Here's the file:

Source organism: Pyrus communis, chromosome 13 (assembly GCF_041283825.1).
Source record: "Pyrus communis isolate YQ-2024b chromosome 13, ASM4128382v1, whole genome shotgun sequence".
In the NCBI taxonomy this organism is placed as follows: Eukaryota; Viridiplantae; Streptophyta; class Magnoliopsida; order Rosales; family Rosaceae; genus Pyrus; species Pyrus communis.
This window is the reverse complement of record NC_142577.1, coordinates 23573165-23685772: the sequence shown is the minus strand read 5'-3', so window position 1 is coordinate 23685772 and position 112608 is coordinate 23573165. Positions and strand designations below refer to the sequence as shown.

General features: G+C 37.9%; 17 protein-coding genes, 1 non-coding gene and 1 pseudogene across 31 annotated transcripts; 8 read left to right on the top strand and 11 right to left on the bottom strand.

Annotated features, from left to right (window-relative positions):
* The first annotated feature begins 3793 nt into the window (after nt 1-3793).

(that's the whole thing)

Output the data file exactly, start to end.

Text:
Source organism: Pyrus communis, chromosome 13 (assembly GCF_041283825.1).
Source record: "Pyrus communis isolate YQ-2024b chromosome 13, ASM4128382v1, whole genome shotgun sequence".
In the NCBI taxonomy this organism is placed as follows: Eukaryota; Viridiplantae; Streptophyta; class Magnoliopsida; order Rosales; family Rosaceae; genus Pyrus; species Pyrus communis.
This window is the reverse complement of record NC_142577.1, coordinates 23573165-23685772: the sequence shown is the minus strand read 5'-3', so window position 1 is coordinate 23685772 and position 112608 is coordinate 23573165. Positions and strand designations below refer to the sequence as shown.

General features: G+C 37.9%; 17 protein-coding genes, 1 non-coding gene and 1 pseudogene across 31 annotated transcripts; 8 read left to right on the top strand and 11 right to left on the bottom strand.

Annotated features, from left to right (window-relative positions):
* The first annotated feature begins 3793 nt into the window (after nt 1-3793).